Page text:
League for Liberty and Justice

A group of principled citizens in Hood River, Oregon who reached out to assist Japanese Americans returning at the end of World War II and who took steps to counter widely publicized racist acts in their community

In the midst of the anti-Japanese furor that brought national notoriety to the community of Hood River, Oregon, a group of residents joined together to counter the intolerance. Disturbed by full-page ads discouraging Americans of Japanese descent from returning to their homes and farms as well as by actions taken to remove Nisei names from the county's memorial board of service men and women, they formed the League for Liberty and Justice. Their title, taken from the last words of the Pledge of Allegiance, demonstrated their resolve for supporting valley Nikkei and counteracting the intense propaganda. [1]

With little fanfare, fifty-plus members organized early in May 1945, meeting twice a month at members' homes or at the downtown Asbury Methodist Church, where inspirational leader Rev. Sherman Burgoyne served. They elected officers and devised plans for thwarting negative portrayals of Japanese Americans. [2] Orchardist Avon Sutton, as president, wrote letters to J.C. Penney, Safeway, and other chain stories urging them to allow Japanese Americans to patronize their businesses. At his own expense, he published "Witch Burning," an ad denouncing the "witch burning spirit" in Hood River that could grow to "Nazi standards." He also questioned whether national and international fruit buyers might turn against the valley for its brand of injustice, bankrupting those involved in producing and selling the valley's famed apples. "Shall we write into the Bill of Rights, 'For Caucasians Only,'" he asked. "Let us not burn any witches in Hood River!" [3]

Two weeks later the League sponsored a newspaper ad reprinting an army officer's criticism of his hometown news editor's acerbic remark. The editor of the Mandan Daily Pioneer in North Dakota, Charles F. Pierce, had commented in his column: "A squib in a paper makes the statement that there are some good Jap-Americans in this country but it didn't say where they are buried." As commander of 5,000 Nisei in the 2nd Battalion of the 442nd Regimental Combat Team in Europe, Lt.-Col. James M. Hanley berated such prejudicial jokes and recounted acts of courage by Nisei soldiers. "Come on over here, Charlie," he had challenged. "I'll show you 'where some good Jap-Americans are buried.'" In a footnote to the ad, the League added that several local "boys of Japanese descent" served with that unit. [4]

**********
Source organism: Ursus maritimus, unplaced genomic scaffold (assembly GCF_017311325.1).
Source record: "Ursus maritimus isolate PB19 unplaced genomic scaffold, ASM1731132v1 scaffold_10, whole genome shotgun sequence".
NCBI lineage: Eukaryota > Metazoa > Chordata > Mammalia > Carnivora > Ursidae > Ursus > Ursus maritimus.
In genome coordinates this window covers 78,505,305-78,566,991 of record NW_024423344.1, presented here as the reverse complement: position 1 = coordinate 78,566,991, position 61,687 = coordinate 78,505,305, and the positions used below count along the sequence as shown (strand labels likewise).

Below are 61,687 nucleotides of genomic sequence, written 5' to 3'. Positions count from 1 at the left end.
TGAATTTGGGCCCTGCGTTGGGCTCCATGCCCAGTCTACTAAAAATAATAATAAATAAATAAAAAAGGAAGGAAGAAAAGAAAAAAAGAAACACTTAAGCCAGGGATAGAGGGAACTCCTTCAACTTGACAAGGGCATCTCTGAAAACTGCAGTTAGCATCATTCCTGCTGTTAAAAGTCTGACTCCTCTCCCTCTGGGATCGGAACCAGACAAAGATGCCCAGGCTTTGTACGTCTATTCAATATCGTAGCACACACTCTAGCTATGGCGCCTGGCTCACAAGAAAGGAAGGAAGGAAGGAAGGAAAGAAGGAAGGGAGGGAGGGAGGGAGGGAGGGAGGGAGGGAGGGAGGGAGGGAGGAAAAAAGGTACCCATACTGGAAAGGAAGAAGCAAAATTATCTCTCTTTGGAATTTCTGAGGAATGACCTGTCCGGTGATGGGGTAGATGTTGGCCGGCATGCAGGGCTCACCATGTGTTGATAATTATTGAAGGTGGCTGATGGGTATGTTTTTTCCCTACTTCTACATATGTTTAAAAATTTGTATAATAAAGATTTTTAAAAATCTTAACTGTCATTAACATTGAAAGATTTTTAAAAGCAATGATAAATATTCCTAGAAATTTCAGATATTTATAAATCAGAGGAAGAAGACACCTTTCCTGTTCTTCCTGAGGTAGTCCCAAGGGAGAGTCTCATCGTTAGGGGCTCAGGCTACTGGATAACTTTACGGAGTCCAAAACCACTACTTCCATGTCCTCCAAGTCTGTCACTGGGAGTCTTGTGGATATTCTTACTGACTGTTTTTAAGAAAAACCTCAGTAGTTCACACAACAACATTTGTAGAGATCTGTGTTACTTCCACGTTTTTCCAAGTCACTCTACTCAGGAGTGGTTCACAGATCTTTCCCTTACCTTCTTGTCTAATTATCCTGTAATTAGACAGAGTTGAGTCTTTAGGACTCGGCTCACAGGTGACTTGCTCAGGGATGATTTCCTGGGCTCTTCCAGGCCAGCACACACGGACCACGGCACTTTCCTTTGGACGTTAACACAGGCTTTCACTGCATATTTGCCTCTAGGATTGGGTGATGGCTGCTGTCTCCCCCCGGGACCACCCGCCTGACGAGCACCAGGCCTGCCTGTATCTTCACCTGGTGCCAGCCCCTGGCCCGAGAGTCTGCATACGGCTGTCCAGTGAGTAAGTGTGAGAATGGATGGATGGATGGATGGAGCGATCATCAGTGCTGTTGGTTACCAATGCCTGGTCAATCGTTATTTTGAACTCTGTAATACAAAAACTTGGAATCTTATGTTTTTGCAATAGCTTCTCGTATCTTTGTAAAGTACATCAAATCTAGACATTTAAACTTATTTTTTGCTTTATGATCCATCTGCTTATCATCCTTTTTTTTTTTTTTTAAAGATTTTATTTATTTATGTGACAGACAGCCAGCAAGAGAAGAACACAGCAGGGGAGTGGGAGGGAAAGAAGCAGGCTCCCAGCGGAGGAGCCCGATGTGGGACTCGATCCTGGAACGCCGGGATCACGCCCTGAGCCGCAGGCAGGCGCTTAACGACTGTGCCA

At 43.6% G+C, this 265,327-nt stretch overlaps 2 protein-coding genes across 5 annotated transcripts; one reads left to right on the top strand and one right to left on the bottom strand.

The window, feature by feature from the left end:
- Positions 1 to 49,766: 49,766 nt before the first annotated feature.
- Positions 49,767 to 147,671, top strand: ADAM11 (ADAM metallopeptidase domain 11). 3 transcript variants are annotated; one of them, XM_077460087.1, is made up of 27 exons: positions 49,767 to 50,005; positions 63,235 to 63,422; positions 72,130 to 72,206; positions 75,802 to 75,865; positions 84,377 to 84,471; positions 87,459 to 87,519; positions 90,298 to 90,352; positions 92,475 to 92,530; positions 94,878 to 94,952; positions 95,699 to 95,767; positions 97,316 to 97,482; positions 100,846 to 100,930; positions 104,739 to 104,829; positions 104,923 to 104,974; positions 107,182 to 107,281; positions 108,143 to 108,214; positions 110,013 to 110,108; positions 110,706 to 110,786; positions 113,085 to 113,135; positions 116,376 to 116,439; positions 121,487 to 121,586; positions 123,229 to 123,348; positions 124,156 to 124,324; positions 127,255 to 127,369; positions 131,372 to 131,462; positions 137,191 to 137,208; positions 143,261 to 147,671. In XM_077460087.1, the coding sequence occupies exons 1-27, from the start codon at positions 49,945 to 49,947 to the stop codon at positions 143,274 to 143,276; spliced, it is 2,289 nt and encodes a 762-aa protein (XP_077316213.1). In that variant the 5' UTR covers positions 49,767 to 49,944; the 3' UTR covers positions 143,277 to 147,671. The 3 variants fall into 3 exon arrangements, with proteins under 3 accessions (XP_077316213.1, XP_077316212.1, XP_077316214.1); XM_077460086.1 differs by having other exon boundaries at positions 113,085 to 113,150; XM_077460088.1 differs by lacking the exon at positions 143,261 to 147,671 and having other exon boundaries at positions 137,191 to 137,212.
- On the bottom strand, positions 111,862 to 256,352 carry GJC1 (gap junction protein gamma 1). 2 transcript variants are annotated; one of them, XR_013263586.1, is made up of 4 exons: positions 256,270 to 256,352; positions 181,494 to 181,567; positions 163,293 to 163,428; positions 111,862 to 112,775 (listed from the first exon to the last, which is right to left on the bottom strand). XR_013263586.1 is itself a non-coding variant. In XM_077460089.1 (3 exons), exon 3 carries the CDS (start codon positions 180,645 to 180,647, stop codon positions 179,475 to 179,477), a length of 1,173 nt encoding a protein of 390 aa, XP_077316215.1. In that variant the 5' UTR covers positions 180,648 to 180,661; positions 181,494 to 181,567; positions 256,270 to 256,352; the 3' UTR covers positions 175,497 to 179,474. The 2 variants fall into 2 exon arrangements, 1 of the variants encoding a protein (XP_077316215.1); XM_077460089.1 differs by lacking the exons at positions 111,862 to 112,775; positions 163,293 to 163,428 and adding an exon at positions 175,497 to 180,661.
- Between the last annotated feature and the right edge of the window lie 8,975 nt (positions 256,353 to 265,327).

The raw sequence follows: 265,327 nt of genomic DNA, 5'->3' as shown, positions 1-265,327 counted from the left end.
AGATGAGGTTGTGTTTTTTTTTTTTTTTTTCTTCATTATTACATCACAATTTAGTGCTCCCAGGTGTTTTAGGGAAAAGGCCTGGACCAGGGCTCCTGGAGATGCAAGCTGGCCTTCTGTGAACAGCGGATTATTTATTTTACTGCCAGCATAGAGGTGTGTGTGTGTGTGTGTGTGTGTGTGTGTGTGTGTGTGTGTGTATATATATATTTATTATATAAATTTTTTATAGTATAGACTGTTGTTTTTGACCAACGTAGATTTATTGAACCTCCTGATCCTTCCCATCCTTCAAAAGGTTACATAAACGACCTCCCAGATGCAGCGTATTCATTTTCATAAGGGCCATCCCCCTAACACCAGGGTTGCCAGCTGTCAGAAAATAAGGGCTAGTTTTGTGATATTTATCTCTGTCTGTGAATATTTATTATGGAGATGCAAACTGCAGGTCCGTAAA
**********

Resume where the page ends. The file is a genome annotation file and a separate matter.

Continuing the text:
As Nikkei began returning to the valley, League secretary Hazel V. Smith sent them letters, expressing the League's "sense of shame" for the "unreasonable prejudice and vicious actions" of certain individuals. Assuring them that there were "fair minded people" who had "growing resentment and concern" for these wrongs, Smith gave telephone numbers of three couples and one individual whom they could contact at all times. "Don't hesitate to call on us," she implored. League members also met returning Nikkei at the train depot and drove them to their homes, purchased goods at stores that denied them service, and drove produce trucks when warehouses would not accept their fruit. [5]

The League also promoted educational programs. One featured a War Relocation Authority (WRA) film, " Challenge to Democracy ," depicting life at the Heart Mountain , Wyoming, incarceration camp. Another program introduced Sgt. Henry Gosho, a veteran of Merrill's Marauders, the Nisei unit that fought behind enemy lines through 700 miles of jungle to reopen the road to Burma. Members of the League also encouraged local pastors to include intercultural themes renouncing prejudice within their weekly sermons. [6]

After the war, members of the Japanese American community raised $170 in donations to express their appreciation to the League for Liberty and Justice. [7]

Authored by Linda Tamura

For More Information

Tamura, Linda. Hood River Issei: An Oral History of Japanese Settlers in Oregon's Hood River Valley . Urbana: University of Illinois Press, 1993.

———. Nisei Soldiers Break Their Silence: Coming Home to Hood River . Seattle: University of Illinois Press, 2012.

U.S. War Relocation Authority. Final Report of Activities of the Portland, Oregon District Office . Portland, Ore.: WRA District Office, February 19, 1946.


  1. Linda Tamura, The Hood River Issei: An Oral History of Japanese Settlers in Oregon's Hood River Valley (Urbana: University of Illinois Press, 1993), 237.
  2. Linda Tamura, Nisei Soldiers Break Their Silence: Coming Home to Hood River (Seattle: University of Seattle Press, 2012), 169; U.S. War Relocation Authority, Final report of Activities of the Portland, Oregon District Office (Portland, Ore.: WRA District Office, February 19, 1946). Officers included Avon Sutton, president; Wallace J. Miller, vice president; and Mrs. Max Moore and Rev. Sherman Burgoyne, members of the central committee, with Mrs. Fannie Friedman of the district WRA office as liaison. Tamura, Hood River Issei , 316.
  3. Hood River News , May 25, 1946, 6.
  4. Hood River News , June 8, 1945, 9.
  5. Tamura, Hood River Issei , 238.
  6. Tamura, Nisei Soldiers Break Their Silence , 170.
  7. Tamura, Hood River Issei , 238.

Last updated March 28, 2015, 12:44 a.m..